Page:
Metrics and Measurement

Metrics That Matter

22 Oct 2013  

I had the great pleasure recently to address the students in Guy St. Clair’s class (K4301) at Columbia University’s Information and Knowledge Strategies (IKNS) program.  These are tomorrow’s leaders in developing and managing knowledge-based strategies.

My most challenging question

Of course I told them about the Knowledge Value Chain, and was gratified by their positive reactions.  I also got my most-received question — one that over time has also become one of my most challenging.

That question is, “What is your favorite metric for knowledge?

It’s a logical question, and one that it would be useful to know the answer to — if it could be answered definitively.  But there is no single correct answer.  And it’s challenging, in that it may signify that I have fallen short in my efforts to communicate my core message:  integrating knowledge tightly with business processes.

Inputs, outputs, outcomes

In the KVC Handbook 4.0 (upcoming) I identify three classes of metric that can be applied to knowledge processes and assets:  inputs, outputs, and outcomes.

Metrics arrows

Inputs are (not surprisingly) what you put into the process — resources like money, people, time, and effort.

Outputs are ‘what you get’ for the input — like web site pages produced, documents captured, users served, and reports produced.  The ratio of Outputs to Inputs measures the efficiency of a process.

While these are all valid measures, they each fall short of measuring the impact of our investments and efforts on our organization’s goals and strategies.  These are Outcomes — benefits, value received, impact, and business results.  The ratio of Outcomes to Inputs measures the effectiveness of a process.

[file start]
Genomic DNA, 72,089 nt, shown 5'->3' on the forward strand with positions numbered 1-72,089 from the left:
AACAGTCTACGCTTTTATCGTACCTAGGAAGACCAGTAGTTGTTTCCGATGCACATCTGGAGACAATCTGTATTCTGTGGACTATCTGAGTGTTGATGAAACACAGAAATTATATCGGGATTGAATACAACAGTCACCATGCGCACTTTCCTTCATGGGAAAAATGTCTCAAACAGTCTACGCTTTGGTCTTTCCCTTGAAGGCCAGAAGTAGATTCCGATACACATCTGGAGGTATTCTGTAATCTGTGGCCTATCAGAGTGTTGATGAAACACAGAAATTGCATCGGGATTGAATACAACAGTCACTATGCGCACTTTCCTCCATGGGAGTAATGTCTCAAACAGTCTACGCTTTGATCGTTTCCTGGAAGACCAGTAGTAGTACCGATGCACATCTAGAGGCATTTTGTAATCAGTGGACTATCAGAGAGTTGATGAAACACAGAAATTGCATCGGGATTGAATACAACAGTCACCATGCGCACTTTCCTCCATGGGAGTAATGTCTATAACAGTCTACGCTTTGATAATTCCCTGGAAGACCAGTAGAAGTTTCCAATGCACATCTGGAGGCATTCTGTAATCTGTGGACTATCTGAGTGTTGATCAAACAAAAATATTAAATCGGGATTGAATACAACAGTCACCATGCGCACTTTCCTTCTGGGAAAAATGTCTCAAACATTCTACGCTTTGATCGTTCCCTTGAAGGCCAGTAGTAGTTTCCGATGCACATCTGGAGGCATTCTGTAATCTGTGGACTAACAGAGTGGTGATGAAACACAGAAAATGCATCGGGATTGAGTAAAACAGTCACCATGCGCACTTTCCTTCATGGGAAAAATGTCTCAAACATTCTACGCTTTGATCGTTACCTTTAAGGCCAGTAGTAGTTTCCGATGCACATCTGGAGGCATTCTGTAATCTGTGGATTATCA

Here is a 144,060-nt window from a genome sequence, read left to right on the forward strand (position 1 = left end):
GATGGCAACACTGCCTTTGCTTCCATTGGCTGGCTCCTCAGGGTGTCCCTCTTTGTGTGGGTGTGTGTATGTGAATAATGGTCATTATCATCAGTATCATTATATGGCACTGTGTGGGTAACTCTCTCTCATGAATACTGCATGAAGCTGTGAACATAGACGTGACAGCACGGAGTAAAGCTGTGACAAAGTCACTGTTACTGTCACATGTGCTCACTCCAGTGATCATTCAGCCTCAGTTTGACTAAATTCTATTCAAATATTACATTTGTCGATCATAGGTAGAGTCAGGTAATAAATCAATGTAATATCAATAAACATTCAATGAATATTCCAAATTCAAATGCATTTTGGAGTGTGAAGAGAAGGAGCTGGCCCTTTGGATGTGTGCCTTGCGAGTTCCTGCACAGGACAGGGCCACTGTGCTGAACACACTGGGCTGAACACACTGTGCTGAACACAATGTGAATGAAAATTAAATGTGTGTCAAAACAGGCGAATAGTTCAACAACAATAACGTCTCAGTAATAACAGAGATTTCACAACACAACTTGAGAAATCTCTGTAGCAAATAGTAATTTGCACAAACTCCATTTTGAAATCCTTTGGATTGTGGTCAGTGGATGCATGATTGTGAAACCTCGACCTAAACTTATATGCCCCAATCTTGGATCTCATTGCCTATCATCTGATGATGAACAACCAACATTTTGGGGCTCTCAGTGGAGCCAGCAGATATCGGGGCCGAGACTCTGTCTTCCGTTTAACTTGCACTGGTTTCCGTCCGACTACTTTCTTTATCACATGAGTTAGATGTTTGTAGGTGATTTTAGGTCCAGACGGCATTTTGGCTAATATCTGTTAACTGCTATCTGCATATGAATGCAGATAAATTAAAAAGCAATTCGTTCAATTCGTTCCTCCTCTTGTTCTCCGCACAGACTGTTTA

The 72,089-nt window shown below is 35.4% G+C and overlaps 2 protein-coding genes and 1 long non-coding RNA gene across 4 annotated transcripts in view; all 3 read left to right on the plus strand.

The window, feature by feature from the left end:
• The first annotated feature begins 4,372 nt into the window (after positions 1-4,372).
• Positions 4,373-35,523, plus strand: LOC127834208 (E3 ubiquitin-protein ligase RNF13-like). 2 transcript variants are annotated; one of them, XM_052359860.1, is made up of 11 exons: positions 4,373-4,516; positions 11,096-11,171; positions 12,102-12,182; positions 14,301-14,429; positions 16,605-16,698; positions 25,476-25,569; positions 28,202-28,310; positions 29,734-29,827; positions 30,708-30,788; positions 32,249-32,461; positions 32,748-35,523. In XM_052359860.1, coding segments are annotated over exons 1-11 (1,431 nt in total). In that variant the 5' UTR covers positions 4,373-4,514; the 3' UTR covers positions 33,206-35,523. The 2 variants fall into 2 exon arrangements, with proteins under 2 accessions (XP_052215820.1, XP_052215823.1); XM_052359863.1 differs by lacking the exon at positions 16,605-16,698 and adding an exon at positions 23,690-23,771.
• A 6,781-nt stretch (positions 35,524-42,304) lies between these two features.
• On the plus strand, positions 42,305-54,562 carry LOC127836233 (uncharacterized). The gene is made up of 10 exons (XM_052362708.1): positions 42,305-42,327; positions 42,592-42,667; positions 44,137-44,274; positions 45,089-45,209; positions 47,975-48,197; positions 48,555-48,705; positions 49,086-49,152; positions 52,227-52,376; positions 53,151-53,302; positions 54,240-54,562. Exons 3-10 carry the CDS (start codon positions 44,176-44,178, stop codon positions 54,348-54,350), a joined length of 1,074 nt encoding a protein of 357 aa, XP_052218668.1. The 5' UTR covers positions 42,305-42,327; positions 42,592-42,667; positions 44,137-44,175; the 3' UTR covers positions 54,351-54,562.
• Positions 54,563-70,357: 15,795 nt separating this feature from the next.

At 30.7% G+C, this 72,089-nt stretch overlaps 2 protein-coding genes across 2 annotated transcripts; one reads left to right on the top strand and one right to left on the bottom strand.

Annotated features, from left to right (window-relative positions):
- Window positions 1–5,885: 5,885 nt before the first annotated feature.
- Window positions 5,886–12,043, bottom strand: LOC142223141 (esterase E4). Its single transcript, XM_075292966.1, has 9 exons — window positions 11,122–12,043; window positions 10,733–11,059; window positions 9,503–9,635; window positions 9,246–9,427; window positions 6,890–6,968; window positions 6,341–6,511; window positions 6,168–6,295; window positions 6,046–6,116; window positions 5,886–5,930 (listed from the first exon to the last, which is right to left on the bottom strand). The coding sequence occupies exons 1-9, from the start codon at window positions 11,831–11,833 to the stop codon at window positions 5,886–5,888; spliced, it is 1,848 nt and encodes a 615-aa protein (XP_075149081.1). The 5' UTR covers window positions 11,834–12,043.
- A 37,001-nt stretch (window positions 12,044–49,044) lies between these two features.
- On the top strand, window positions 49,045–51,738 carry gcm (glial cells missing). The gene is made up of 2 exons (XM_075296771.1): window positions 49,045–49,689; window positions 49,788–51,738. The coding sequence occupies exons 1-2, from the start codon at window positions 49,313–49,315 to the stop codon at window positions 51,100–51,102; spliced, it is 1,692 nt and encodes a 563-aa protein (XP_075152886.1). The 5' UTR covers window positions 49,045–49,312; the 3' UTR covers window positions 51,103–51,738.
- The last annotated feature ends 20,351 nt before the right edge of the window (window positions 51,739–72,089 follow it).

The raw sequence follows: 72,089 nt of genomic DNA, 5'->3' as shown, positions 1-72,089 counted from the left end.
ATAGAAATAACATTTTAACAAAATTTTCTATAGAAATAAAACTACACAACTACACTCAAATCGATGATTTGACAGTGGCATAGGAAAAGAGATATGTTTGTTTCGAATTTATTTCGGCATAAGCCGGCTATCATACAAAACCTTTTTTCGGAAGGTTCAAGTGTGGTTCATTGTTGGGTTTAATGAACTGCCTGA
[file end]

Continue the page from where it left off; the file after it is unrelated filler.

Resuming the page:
Strengthening the business case

As we move our metrics toward the right in our diagram, we move from measuring investment toward measuring return on that investment.  The farther we go to the right, the more our knowledge metric approximates the business metric that it supports — and the stronger is our business case and ROI claim.

Consequently, my advice is to — rather than create new metrics for knowledge — use those business metrics already in place.  If for example a knowledge process supports sales-related decisions, its value derives from the incremental sales that result from its deployment.

Claims and credibility

Though this may seem obvious, it is rarely practiced in the real world.  Why?

  1. It may be hard to measure benefits, especially when they may accrue over a period of time.
  2. It is even more difficult to isolate the incremental contribution of knowledge to providing such benefits.

Claims of such benefits may be easily distorted or exaggerated, and may even move the claims-maker into a position where his or her credibility is questioned.  As a result, people tend to measure outputs, rather than outcomes.  Outputs are typically more tangible and therefore easier to measure than outcomes — but they fall short of measuring impact — way short, in most cases.

In short, too often what we are measuring doesn’t matter — because what matters, we can’t measure.  This is the core conundrum of knowledge metrics.

Outcomes proxies

Another option is to measure proxies for outcomes — typically consisting of client/user opinions of the value added by a knowledge process or product.  This is a pretty good approach — provided that it explicitly includes reference to how the knowledge contributed to business metrics and problem solutions.  In other words, it’s not just a question of whether the knowledge service was good, bad, or indifferent — but rather how much (on a quantitative scale) it contributed, and what the value of that contribution was.

My best answer to “What is your favorite metric?” is “The metric that my user/client uses to measure whether his or her problem has been solved, with my help.” This approach links and aligns the value and knowledge parts of the process.

When our client wins, we win.

Image reprinted from The Knowledge Value Chain Handbook, upcoming 2014.  Copyright © 2014 TW Powell Co.  All rights reserved.

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